Indigenous knowledge ‘under threat’ yet ‘critical’ to conserve Fiji
Mere Rosi Komailevuka believes Fiji’s traditional knowledge of unique island biodiversity and resource-use systems are “under threat” yet “critical” for the country’s effective environmental conservation.
On International Day of the World’s Indigenous People, the Master of Environmental Science student explains why bridging the gap between Indigenous and science-based knowledge is vital to Fiji’s health and posterity.
The Women’s Leadership Initiative scholar intends to share her knowledge and networks to encourage Fiji’s ecologists and natural resource owners to work together to find solutions.
Fiji’s traditional environmental knowledge
According to Mere, Fijian communities have long “histories of interacting with their respective natural surroundings”. These practices and learnings, she says, have developed over many years and are passed down verbally over generations.
“Today, traditional marine resource management continues to be practiced by coastal communities in Fiji, contributing broadly to the preservation of local resources, and the spiritual, cultural and economic well-being of the Fijian people,” she explains.
But Mere and other experts worry that Fiji’s unique biodiversity inheritance and sustainable practices, which she believes “set Fijian people apart from the rest of the world”, are under threat of being lost to modernisation.
“There is a critical need more than ever before to preserve, record and promote the use of traditional knowledge as a basis for sustainable development and conservation in the future,” she says.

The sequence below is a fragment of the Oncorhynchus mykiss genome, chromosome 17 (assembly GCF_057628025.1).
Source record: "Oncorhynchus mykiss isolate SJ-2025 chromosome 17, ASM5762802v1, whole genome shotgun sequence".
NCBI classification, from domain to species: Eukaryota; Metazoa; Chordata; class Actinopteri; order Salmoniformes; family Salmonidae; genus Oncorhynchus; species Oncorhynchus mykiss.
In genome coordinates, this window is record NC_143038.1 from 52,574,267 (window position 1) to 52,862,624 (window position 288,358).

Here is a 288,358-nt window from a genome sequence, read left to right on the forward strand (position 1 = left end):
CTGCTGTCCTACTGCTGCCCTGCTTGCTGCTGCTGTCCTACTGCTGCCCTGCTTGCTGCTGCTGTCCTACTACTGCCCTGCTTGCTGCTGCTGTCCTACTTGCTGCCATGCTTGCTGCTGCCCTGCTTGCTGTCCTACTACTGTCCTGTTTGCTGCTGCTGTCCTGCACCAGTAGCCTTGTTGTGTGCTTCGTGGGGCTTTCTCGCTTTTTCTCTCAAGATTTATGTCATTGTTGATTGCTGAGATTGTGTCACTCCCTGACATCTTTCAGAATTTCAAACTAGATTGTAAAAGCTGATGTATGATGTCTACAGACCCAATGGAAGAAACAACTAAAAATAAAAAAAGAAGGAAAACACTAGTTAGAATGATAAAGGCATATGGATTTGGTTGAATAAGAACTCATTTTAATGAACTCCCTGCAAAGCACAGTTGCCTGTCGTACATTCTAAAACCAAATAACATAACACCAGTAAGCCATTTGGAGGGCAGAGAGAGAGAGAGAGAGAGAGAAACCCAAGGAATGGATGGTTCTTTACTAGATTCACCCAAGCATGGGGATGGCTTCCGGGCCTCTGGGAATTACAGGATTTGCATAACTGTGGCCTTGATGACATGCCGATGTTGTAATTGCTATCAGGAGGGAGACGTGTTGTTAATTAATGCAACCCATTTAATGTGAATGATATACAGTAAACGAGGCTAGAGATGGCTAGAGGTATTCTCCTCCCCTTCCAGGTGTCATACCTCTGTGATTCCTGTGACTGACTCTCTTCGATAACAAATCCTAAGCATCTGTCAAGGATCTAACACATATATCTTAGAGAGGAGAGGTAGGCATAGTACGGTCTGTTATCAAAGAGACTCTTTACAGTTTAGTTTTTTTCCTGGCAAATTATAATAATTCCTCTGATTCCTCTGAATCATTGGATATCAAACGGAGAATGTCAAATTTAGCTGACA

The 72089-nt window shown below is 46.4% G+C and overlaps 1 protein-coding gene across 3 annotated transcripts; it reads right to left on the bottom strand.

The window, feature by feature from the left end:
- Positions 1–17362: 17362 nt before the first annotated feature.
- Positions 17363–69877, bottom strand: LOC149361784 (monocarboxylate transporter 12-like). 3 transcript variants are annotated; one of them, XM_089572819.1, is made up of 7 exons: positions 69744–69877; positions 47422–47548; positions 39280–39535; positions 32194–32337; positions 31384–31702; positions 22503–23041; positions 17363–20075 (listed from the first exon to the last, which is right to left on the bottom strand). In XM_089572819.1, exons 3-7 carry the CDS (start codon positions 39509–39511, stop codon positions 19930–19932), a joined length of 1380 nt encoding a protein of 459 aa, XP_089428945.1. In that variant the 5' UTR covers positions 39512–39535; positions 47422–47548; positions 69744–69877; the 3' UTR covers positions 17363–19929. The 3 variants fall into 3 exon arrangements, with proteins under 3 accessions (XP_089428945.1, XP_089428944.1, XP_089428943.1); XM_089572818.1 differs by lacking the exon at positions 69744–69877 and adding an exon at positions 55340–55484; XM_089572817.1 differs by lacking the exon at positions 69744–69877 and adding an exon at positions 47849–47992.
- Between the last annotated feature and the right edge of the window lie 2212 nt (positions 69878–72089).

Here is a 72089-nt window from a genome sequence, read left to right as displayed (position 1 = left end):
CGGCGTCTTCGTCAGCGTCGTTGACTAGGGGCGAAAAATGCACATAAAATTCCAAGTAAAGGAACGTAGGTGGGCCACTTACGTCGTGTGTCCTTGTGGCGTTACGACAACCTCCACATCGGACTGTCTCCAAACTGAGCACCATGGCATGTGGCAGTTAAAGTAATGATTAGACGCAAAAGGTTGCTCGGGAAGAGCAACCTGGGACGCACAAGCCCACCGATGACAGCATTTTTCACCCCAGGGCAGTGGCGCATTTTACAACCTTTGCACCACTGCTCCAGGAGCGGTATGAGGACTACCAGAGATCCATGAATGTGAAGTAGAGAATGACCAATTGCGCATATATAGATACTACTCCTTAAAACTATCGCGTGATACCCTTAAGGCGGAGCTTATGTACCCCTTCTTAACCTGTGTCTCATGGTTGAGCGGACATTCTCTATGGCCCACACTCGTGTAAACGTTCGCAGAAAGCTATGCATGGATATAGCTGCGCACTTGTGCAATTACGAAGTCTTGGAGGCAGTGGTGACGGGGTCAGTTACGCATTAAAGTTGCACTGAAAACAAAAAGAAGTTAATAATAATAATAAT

Bridging the gap between science and tradition
Mere has worked in Fiji’s Department of Environment for eight years, has a background in marine science and environmental geoscience, and studies land rehabilitation through her Master’s.
And when it comes to solving Fiji’s conservation problems, Mere says “a more supplementary and reflective coordinated partnership of traditional knowledge and science” is needed.
Mere hopes to promote effective community-led practices, establish cross-cultural networks for monitoring environmental change, assess restoration work based on community needs, and mould a more climate-change-resilient Fijian community.
She also wants to “promote the capacity of our Fijian people to make free prior consent and well-informed decisions on sustainable management and protection of their natural resources”.
Celebrating Indigenous peoples’ continued contributions
To Mere, International Day of the World’s Indigenous Peoples is “a special day to acknowledge our unique heritage, diverse cultures and importantly tracing back our records of origin”.
“To me, it is a celebration of the outstanding achievements regarding traditional knowledge, voices and wisdom of our elders who have left a legacy behind for future generations to protect and uphold,” she adds.
International Day of the World’s Indigenous Peoples is held annually on Sunday 9 August to raise awareness of the achievements, contributions, and rights of the world's Indigenous populations.